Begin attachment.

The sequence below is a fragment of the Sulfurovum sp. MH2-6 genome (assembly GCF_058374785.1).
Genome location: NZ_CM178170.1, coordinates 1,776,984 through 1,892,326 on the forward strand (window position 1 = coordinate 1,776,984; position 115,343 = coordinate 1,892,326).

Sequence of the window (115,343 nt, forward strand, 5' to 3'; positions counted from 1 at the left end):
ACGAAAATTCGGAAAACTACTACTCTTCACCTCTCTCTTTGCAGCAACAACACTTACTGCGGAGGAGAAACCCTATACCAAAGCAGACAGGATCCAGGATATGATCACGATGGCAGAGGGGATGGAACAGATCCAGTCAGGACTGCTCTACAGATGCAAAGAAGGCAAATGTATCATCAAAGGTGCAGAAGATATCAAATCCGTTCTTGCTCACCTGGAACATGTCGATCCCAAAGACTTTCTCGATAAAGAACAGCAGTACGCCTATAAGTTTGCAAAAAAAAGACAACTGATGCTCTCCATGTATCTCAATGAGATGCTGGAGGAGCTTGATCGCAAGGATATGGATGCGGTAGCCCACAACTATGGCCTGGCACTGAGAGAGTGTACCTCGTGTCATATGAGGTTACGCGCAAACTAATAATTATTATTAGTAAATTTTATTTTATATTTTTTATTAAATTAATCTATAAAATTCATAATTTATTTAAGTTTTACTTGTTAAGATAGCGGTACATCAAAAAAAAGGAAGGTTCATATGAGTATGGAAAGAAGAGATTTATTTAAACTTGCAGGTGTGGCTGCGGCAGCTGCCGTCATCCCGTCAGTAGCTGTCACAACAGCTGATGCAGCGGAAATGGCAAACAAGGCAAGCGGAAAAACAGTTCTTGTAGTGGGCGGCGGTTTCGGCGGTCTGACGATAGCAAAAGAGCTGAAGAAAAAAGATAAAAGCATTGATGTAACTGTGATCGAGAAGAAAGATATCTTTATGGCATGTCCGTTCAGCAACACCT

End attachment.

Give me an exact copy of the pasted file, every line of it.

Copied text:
The sequence below is a fragment of the Sulfurovum sp. MH2-6 genome (assembly GCF_058374785.1).
Genome location: NZ_CM178170.1, coordinates 1,776,984 through 1,892,326 on the forward strand (window position 1 = coordinate 1,776,984; position 115,343 = coordinate 1,892,326).

Sequence of the window (115,343 nt, forward strand, 5' to 3'; positions counted from 1 at the left end):
ACGAAAATTCGGAAAACTACTACTCTTCACCTCTCTCTTTGCAGCAACAACACTTACTGCGGAGGAGAAACCCTATACCAAAGCAGACAGGATCCAGGATATGATCACGATGGCAGAGGGGATGGAACAGATCCAGTCAGGACTGCTCTACAGATGCAAAGAAGGCAAATGTATCATCAAAGGTGCAGAAGATATCAAATCCGTTCTTGCTCACCTGGAACATGTCGATCCCAAAGACTTTCTCGATAAAGAACAGCAGTACGCCTATAAGTTTGCAAAAAAAAGACAACTGATGCTCTCCATGTATCTCAATGAGATGCTGGAGGAGCTTGATCGCAAGGATATGGATGCGGTAGCCCACAACTATGGCCTGGCACTGAGAGAGTGTACCTCGTGTCATATGAGGTTACGCGCAAACTAATAATTATTATTAGTAAATTTTATTTTATATTTTTTATTAAATTAATCTATAAAATTCATAATTTATTTAAGTTTTACTTGTTAAGATAGCGGTACATCAAAAAAAAGGAAGGTTCATATGAGTATGGAAAGAAGAGATTTATTTAAACTTGCAGGTGTGGCTGCGGCAGCTGCCGTCATCCCGTCAGTAGCTGTCACAACAGCTGATGCAGCGGAAATGGCAAACAAGGCAAGCGGAAAAACAGTTCTTGTAGTGGGCGGCGGTTTCGGCGGTCTGACGATAGCAAAAGAGCTGAAGAAAAAAGATAAAAGCATTGATGTAACTGTGATCGAGAAGAAAGATATCTTTATGGCATGTCCGTTCAGCAACACCT